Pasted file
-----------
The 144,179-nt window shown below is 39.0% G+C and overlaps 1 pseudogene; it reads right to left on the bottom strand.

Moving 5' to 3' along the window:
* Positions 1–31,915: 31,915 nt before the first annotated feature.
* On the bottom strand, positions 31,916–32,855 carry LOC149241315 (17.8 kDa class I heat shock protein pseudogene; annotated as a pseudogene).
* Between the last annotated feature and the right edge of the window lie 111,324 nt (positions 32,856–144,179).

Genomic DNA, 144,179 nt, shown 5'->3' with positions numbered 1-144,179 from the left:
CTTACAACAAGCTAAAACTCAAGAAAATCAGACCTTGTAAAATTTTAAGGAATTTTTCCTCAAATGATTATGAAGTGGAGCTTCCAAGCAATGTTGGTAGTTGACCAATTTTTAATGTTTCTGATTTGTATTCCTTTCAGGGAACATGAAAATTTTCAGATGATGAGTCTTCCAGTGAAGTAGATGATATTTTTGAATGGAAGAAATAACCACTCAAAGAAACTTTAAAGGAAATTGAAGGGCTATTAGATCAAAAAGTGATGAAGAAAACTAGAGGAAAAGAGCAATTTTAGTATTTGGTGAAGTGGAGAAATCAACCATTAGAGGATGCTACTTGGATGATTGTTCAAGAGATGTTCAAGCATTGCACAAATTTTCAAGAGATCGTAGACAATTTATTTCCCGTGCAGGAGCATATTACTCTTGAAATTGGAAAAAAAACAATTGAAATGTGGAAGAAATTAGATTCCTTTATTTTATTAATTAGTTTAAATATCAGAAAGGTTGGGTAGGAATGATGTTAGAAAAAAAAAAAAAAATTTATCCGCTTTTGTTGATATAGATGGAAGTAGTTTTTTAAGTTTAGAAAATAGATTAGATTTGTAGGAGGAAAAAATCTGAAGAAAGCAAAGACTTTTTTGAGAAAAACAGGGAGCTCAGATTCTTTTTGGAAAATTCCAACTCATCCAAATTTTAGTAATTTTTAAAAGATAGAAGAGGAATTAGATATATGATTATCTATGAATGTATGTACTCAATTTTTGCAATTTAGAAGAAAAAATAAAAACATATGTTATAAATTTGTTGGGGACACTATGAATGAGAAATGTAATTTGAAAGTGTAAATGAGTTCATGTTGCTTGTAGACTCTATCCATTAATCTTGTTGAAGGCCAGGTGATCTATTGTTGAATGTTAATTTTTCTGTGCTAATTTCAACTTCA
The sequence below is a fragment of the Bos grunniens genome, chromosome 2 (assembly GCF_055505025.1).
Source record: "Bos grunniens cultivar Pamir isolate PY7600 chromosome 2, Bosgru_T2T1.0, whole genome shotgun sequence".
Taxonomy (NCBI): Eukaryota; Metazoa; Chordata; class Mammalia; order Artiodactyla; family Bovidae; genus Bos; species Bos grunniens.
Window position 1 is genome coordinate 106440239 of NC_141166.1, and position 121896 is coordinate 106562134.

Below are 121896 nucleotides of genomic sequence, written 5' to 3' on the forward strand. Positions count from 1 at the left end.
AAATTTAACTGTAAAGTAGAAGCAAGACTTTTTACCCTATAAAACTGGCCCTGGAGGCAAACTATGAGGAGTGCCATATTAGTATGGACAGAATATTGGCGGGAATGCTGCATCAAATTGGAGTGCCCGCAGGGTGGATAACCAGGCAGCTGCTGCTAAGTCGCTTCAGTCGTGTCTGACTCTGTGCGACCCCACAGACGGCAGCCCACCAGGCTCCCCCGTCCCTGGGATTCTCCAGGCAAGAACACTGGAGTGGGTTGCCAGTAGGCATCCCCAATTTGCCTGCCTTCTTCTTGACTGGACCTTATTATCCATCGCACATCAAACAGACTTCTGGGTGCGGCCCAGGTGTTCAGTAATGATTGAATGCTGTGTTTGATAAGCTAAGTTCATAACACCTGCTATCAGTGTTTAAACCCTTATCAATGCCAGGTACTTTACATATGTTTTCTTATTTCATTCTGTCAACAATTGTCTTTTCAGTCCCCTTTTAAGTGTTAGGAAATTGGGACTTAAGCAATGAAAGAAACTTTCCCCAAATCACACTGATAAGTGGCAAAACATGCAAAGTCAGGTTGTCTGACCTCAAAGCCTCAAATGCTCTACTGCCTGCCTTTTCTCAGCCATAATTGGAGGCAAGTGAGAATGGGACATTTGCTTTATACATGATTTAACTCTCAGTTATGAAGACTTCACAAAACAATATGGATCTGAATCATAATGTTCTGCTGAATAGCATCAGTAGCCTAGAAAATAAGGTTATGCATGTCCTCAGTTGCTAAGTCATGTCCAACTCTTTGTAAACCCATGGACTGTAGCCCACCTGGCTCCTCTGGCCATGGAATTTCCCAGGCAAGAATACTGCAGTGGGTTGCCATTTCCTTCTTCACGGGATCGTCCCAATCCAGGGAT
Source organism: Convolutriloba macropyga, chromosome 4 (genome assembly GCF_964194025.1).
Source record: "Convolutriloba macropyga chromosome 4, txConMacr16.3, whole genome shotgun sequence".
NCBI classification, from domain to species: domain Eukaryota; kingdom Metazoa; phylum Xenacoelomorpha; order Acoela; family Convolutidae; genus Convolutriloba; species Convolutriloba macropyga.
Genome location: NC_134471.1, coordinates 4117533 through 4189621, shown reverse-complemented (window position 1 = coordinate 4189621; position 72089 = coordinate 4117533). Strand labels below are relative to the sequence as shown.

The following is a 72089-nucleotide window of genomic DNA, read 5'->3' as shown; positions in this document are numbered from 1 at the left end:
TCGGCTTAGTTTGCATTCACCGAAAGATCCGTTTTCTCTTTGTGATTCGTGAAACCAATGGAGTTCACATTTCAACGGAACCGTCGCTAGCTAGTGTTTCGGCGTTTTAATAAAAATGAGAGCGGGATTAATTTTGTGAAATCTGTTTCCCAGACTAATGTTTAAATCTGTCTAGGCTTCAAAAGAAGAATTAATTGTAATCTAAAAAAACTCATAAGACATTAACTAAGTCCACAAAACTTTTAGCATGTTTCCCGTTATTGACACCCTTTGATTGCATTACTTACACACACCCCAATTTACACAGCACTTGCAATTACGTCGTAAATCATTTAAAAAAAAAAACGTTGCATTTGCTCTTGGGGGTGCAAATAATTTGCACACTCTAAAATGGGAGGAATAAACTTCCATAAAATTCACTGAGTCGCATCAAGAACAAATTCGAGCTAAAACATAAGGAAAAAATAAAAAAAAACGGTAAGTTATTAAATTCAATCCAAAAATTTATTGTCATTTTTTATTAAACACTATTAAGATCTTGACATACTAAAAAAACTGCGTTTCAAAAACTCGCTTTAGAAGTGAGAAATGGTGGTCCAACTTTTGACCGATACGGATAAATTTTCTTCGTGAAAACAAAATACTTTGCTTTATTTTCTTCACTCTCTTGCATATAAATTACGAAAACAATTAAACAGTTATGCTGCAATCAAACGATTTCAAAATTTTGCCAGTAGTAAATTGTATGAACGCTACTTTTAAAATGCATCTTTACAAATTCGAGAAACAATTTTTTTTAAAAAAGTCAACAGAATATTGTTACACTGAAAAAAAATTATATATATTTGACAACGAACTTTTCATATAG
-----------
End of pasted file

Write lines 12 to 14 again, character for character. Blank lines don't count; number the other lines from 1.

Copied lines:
Below are 121896 nucleotides of genomic sequence, written 5' to 3' on the forward strand. Positions count from 1 at the left end.
AAATTTAACTGTAAAGTAGAAGCAAGACTTTTTACCCTATAAAACTGGCCCTGGAGGCAAACTATGAGGAGTGCCATATTAGTATGGACAGAATATTGGCGGGAATGCTGCATCAAATTGGAGTGCCCGCAGGGTGGATAACCAGGCAGCTGCTGCTAAGTCGCTTCAGTCGTGTCTGACTCTGTGCGACCCCACAGACGGCAGCCCACCAGGCTCCCCCGTCCCTGGGATTCTCCAGGCAAGAACACTGGAGTGGGTTGCCAGTAGGCATCCCCAATTTGCCTGCCTTCTTCTTGACTGGACCTTATTATCCATCGCACATCAAACAGACTTCTGGGTGCGGCCCAGGTGTTCAGTAATGATTGAATGCTGTGTTTGATAAGCTAAGTTCATAACACCTGCTATCAGTGTTTAAACCCTTATCAATGCCAGGTACTTTACATATGTTTTCTTATTTCATTCTGTCAACAATTGTCTTTTCAGTCCCCTTTTAAGTGTTAGGAAATTGGGACTTAAGCAATGAAAGAAACTTTCCCCAAATCACACTGATAAGTGGCAAAACATGCAAAGTCAGGTTGTCTGACCTCAAAGCCTCAAATGCTCTACTGCCTGCCTTTTCTCAGCCATAATTGGAGGCAAGTGAGAATGGGACATTTGCTTTATACATGATTTAACTCTCAGTTATGAAGACTTCACAAAACAATATGGATCTGAATCATAATGTTCTGCTGAATAGCATCAGTAGCCTAGAAAATAAGGTTATGCATGTCCTCAGTTGCTAAGTCATGTCCAACTCTTTGTAAACCCATGGACTGTAGCCCACCTGGCTCCTCTGGCCATGGAATTTCCCAGGCAAGAATACTGCAGTGGGTTGCCATTTCCTTCTTCACGGGATCGTCCCAATCCAGGGAT
Source organism: Convolutriloba macropyga, chromosome 4 (genome assembly GCF_964194025.1).